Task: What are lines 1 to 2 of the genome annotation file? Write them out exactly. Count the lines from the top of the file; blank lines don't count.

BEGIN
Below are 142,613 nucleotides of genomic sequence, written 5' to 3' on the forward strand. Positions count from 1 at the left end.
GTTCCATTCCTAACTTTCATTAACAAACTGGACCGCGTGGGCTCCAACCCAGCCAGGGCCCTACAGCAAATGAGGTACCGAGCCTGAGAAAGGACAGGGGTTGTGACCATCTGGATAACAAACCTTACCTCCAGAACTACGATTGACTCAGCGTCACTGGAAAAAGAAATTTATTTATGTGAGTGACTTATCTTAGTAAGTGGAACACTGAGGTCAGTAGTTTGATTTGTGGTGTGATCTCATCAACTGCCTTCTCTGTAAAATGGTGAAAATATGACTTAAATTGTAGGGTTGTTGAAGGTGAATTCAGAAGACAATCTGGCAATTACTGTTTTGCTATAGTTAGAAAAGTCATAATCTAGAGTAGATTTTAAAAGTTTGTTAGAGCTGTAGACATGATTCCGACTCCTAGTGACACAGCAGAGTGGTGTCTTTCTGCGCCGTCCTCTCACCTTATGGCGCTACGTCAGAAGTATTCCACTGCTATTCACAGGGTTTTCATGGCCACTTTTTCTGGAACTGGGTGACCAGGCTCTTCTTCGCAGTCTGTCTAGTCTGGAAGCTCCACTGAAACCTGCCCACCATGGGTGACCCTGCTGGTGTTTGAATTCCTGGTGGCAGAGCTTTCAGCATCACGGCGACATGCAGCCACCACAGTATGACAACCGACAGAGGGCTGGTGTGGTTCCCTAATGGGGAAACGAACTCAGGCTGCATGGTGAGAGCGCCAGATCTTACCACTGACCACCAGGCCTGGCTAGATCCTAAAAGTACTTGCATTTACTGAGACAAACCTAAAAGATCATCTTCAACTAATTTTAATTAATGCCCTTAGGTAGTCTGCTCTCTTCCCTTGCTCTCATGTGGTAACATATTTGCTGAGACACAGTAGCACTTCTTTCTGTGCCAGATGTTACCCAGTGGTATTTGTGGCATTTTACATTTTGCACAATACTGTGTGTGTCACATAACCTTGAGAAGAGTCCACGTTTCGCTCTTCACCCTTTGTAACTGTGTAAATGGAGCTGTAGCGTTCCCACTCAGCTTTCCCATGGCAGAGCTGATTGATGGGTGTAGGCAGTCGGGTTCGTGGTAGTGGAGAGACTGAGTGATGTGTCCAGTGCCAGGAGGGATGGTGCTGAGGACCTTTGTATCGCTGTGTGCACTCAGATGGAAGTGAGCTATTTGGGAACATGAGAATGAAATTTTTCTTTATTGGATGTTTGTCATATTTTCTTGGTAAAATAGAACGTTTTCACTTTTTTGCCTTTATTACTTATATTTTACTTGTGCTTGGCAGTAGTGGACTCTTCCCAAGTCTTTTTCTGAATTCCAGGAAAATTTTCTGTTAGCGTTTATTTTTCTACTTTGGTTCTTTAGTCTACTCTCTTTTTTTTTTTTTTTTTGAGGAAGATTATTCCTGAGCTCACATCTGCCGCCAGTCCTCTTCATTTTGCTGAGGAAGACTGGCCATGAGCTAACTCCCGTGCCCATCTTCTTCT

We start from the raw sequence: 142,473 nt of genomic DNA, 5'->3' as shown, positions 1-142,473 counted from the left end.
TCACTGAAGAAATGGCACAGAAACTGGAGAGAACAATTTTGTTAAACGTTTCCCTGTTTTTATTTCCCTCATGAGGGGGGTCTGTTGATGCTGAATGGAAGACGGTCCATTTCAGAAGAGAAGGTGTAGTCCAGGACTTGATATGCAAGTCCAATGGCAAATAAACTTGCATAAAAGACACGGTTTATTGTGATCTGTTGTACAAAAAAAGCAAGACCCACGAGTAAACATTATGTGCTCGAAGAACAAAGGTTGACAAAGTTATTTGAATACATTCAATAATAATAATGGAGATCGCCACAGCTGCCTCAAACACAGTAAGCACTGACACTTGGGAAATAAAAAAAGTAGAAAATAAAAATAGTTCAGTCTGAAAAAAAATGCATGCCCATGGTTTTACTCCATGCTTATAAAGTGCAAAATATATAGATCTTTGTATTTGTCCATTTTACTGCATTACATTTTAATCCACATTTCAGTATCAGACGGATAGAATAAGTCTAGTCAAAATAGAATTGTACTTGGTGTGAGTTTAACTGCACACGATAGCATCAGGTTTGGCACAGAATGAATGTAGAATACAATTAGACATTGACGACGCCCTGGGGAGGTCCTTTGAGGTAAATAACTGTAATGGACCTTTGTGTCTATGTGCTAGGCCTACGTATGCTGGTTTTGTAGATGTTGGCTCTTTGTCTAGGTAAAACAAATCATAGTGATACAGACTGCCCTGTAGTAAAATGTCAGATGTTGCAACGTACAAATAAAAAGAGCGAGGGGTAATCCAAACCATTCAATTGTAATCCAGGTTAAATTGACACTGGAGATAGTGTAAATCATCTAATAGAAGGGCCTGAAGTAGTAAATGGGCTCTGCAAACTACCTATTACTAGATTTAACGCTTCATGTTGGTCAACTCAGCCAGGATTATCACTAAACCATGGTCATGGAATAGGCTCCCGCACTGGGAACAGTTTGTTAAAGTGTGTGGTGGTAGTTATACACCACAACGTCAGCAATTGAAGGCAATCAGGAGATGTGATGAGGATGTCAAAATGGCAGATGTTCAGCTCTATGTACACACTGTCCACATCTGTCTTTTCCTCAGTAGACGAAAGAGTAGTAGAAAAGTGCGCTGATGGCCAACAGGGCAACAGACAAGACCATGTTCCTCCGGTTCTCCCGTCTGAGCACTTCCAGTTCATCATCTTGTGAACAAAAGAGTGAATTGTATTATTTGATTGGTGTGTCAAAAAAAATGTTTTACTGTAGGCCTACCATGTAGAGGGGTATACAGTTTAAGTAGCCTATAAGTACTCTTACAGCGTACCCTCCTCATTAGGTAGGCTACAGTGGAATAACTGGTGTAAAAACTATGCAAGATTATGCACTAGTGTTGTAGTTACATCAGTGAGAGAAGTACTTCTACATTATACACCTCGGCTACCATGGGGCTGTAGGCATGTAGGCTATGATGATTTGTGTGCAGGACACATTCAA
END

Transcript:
Below are 142,613 nucleotides of genomic sequence, written 5' to 3' on the forward strand. Positions count from 1 at the left end.
GTTCCATTCCTAACTTTCATTAACAAACTGGACCGCGTGGGCTCCAACCCAGCCAGGGCCCTACAGCAAATGAGGTACCGAGCCTGAGAAAGGACAGGGGTTGTGACCATCTGGATAACAAACCTTACCTCCAGAACTACGATTGACTCAGCGTCACTGGAAAAAGAAATTTATTTATGTGAGTGACTTATCTTAGTAAGTGGAACACTGAGGTCAGTAGTTTGATTTGTGGTGTGATCTCATCAACTGCCTTCTCTGTAAAATGGTGAAAATATGACTTAAATTGTAGGGTTGTTGAAGGTGAATTCAGAAGACAATCTGGCAATTACTGTTTTGCTATAGTTAGAAAAGTCATAATCTAGAGTAGATTTTAAAAGTTTGTTAGAGCTGTAGACATGATTCCGACTCCTAGTGACACAGCAGAGTGGTGTCTTTCTGCGCCGTCCTCTCACCTTATGGCGCTACGTCAGAAGTATTCCACTGCTATTCACAGGGTTTTCATGGCCACTTTTTCTGGAACTGGGTGACCAGGCTCTTCTTCGCAGTCTGTCTAGTCTGGAAGCTCCACTGAAACCTGCCCACCATGGGTGACCCTGCTGGTGTTTGAATTCCTGGTGGCAGAGCTTTCAGCATCACGGCGACATGCAGCCACCACAGTATGACAACCGACAGAGGGCTGGTGTGGTTCCCTAATGGGGAAACGAACTCAGGCTGCATGGTGAGAGCGCCAGATCTTACCACTGACCACCAGGCCTGGCTAGATCCTAAAAGTACTTGCATTTACTGAGACAAACCTAAAAGATCATCTTCAACTAATTTTAATTAATGCCCTTAGGTAGTCTGCTCTCTTCCCTTGCTCTCATGTGGTAACATATTTGCTGAGACACAGTAGCACTTCTTTCTGTGCCAGATGTTACCCAGTGGTATTTGTGGCATTTTACATTTTGCACAATACTGTGTGTGTCACATAACCTTGAGAAGAGTCCACGTTTCGCTCTTCACCCTTTGTAACTGTGTAAATGGAGCTGTAGCGTTCCCACTCAGCTTTCCCATGGCAGAGCTGATTGATGGGTGTAGGCAGTCGGGTTCGTGGTAGTGGAGAGACTGAGTGATGTGTCCAGTGCCAGGAGGGATGGTGCTGAGGACCTTTGTATCGCTGTGTGCACTCAGATGGAAGTGAGCTATTTGGGAACATGAGAATGAAATTTTTCTTTATTGGATGTTTGTCATATTTTCTTGGTAAAATAGAACGTTTTCACTTTTTTGCCTTTATTACTTATATTTTACTTGTGCTTGGCAGTAGTGGACTCTTCCCAAGTCTTTTTCTGAATTCCAGGAAAATTTTCTGTTAGCGTTTATTTTTCTACTTTGGTTCTTTAGTCTACTCTCTTTTTTTTTTTTTTTTTGAGGAAGATTATTCCTGAGCTCACATCTGCCGCCAGTCCTCTTCATTTTGCTGAGGAAGACTGGCCATGAGCTAACTCCCGTGCCCATCTTCTTCT